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Feel safe, cycle better

Cognition scientist Rul von Stülpnagel investigates how architectural structures influence cyclists’ behavior

Freiburg, Sep 30, 2020

Winding, narrow, busy with traffic? Dr. Rul von Stülpnagel investigates when it is that people perceive cycle routes as dangerous and which routes they actually are. The cognitive scientist from Freiburg is particularly interested in the question - Would more people pedal if cycle paths indicated a high degree of safety? To this end, von Stülpnagel has launched a study, evaluated surveys and analyzed cyclists' eyesight using mobile eye tracking. Interested parties can take part in the survey until the end of October 2020.

Those who’ve heard of Freiburg’s reputation as a cycling town are not disappointed. “Generally speaking, cyclists here enjoy luxurious circumstances,” says cognition scientist Rul von Stülpnagel. Photo: Jürgen Gocke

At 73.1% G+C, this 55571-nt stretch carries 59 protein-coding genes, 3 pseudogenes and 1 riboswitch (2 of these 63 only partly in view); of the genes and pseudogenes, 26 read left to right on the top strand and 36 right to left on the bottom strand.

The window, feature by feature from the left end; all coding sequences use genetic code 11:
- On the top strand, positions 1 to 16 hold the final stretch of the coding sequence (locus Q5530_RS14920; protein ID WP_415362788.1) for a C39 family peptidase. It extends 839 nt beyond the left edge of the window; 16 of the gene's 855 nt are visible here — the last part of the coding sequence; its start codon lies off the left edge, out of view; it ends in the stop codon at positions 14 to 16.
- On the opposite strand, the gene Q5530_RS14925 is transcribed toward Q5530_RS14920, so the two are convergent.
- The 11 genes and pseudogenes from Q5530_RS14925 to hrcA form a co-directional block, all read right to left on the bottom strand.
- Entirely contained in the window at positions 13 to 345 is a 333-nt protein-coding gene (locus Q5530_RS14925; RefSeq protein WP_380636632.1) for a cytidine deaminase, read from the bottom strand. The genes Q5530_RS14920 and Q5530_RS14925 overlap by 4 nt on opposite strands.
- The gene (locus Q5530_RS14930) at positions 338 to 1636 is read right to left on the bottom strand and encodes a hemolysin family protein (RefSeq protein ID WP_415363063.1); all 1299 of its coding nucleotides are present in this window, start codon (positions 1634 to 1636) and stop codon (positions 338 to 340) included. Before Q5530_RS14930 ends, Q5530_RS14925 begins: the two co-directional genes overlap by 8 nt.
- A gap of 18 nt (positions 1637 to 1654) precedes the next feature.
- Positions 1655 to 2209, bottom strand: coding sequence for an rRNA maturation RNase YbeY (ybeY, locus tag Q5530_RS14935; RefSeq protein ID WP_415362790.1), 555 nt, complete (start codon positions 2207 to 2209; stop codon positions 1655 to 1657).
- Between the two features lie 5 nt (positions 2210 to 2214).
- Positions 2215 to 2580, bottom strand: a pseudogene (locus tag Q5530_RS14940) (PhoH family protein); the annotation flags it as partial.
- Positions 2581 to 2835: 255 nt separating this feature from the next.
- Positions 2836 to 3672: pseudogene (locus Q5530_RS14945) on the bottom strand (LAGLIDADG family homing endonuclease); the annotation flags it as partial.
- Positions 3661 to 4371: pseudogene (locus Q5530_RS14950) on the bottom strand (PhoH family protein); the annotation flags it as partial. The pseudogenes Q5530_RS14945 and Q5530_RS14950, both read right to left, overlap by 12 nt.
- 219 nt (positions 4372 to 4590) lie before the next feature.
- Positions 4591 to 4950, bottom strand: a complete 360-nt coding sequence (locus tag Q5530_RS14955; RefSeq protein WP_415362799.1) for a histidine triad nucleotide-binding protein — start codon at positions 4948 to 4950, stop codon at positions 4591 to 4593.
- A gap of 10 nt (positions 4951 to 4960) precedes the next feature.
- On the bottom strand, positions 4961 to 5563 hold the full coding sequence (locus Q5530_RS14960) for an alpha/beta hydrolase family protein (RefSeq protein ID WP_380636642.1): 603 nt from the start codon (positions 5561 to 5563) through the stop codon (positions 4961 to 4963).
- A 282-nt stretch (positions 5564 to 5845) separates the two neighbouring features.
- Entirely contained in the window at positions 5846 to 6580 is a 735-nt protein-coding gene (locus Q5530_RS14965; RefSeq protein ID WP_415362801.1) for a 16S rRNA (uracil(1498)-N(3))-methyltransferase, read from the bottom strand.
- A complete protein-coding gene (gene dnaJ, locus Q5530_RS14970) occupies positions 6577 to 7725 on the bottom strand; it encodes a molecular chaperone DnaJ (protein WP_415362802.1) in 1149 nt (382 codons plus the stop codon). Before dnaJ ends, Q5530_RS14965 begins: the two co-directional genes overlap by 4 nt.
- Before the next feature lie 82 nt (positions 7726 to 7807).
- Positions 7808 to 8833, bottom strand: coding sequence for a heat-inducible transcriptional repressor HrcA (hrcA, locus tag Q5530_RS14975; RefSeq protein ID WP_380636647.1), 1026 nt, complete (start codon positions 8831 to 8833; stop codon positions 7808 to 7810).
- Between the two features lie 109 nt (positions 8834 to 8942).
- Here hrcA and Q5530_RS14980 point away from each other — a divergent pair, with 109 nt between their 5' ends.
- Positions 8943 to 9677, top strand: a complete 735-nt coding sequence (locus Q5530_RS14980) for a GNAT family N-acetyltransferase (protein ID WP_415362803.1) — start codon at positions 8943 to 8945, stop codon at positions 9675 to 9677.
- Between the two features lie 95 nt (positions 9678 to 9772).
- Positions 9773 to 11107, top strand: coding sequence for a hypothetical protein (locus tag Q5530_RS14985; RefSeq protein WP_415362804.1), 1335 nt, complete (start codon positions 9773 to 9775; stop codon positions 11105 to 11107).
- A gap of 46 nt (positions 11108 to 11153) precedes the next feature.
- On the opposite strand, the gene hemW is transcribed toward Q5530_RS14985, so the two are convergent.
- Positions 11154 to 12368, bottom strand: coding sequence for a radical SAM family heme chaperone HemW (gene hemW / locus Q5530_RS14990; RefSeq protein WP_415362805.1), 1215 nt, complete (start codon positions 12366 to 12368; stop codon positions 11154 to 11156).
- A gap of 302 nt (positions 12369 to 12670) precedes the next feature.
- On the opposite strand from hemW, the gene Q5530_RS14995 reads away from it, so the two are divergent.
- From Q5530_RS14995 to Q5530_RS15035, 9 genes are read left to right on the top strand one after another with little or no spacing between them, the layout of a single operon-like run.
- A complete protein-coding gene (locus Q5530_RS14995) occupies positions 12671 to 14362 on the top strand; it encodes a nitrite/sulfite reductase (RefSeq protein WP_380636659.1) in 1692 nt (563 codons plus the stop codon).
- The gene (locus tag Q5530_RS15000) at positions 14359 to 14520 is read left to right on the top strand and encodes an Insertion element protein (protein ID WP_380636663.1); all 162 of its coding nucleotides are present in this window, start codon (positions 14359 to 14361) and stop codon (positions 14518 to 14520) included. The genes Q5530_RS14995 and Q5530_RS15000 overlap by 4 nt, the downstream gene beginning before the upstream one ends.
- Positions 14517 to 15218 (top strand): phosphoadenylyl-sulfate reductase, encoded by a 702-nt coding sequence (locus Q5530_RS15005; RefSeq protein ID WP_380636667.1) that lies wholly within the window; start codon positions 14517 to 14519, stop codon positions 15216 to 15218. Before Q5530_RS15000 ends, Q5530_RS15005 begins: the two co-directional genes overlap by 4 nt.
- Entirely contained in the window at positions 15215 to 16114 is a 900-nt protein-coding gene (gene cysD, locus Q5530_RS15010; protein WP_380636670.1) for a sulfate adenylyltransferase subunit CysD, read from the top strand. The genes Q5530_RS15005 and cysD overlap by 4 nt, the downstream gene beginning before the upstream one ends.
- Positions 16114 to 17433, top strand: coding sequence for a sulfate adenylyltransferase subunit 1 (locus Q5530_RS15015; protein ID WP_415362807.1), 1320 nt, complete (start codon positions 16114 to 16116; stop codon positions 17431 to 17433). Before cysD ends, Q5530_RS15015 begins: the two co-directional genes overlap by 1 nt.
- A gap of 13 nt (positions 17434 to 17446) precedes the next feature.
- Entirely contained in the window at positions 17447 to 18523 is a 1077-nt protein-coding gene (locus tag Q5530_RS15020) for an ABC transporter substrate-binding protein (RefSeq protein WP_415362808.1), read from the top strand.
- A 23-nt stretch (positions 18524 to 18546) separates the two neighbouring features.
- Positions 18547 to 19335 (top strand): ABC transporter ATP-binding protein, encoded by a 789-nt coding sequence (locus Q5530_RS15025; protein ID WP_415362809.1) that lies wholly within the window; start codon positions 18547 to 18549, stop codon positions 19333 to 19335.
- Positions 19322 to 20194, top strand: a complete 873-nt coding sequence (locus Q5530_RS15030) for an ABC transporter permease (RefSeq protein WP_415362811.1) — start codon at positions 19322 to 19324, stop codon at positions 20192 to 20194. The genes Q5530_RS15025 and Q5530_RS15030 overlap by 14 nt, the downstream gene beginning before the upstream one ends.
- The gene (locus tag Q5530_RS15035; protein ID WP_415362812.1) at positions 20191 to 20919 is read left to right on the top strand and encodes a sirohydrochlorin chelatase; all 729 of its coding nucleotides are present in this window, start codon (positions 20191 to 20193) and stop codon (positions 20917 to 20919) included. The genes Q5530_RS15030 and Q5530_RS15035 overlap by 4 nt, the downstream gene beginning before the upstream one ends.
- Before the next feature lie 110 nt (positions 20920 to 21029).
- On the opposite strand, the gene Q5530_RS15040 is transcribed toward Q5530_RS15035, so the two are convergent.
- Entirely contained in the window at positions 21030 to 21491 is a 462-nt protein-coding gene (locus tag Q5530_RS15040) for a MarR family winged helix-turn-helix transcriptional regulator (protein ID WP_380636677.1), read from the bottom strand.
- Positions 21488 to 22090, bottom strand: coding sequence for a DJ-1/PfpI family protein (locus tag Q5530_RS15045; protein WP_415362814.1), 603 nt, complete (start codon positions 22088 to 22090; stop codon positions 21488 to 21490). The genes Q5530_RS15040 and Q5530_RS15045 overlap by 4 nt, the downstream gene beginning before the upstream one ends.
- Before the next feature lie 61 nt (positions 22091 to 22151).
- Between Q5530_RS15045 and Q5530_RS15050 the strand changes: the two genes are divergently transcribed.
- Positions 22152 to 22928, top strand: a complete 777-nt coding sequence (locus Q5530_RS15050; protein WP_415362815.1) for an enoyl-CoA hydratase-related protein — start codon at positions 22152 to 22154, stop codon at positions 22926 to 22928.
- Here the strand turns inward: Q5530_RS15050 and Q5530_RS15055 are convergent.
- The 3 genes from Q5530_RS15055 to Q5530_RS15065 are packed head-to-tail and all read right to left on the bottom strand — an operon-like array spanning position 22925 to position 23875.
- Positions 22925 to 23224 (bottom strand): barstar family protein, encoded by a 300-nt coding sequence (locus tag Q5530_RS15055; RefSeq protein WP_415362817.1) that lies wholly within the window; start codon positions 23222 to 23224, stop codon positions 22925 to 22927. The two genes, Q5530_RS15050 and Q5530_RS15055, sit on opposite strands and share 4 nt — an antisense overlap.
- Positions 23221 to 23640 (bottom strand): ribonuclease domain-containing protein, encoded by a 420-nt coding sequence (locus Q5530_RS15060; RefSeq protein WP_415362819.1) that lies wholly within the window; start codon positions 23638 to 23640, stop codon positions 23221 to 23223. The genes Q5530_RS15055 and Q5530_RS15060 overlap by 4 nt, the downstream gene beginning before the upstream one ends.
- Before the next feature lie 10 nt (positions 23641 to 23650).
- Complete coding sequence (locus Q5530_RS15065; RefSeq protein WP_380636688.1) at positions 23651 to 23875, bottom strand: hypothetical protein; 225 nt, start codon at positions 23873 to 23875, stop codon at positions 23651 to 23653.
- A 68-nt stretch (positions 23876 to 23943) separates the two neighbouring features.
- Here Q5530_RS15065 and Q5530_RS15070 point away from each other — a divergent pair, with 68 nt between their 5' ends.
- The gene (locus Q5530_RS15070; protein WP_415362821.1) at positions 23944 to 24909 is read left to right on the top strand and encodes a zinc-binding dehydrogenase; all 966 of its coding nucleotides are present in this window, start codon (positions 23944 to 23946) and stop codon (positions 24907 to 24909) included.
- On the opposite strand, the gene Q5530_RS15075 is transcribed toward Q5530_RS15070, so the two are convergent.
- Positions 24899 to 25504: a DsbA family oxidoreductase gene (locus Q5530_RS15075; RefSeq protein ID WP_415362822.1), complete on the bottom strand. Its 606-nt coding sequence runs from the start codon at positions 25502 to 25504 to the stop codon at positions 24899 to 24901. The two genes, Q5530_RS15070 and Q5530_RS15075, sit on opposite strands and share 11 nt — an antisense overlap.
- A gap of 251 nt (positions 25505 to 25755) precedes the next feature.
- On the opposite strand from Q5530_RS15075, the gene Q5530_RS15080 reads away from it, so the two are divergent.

Unrestricted all-round views challenge cyclists. “Many people find them unpleasant,” says Rul von Stülpnagel from the Institute of Cognitive Science at the University of Freiburg. Stülpnagel, a psychologist, was surprised by this finding. He has been looking into how dangerous or safe cycle routes are since 2015. When does the subjective feeling of cyclists match up with the objective accident figures? Von Stülpnagel is particularly interested in the influence of walls, tram stops and other building structures that restrict visibility. “Initially I thought that cyclists would feel safer the more open their field of vision is.” But then he put special glasses on the cyclists. These glasses had several small cameras integrated into them which recorded the cyclist’s field of vision and eye movements. Finally, a computer calculated whether the cyclists looked to the right, left or straight ahead - and for how long. This technology is called mobile eye tracking.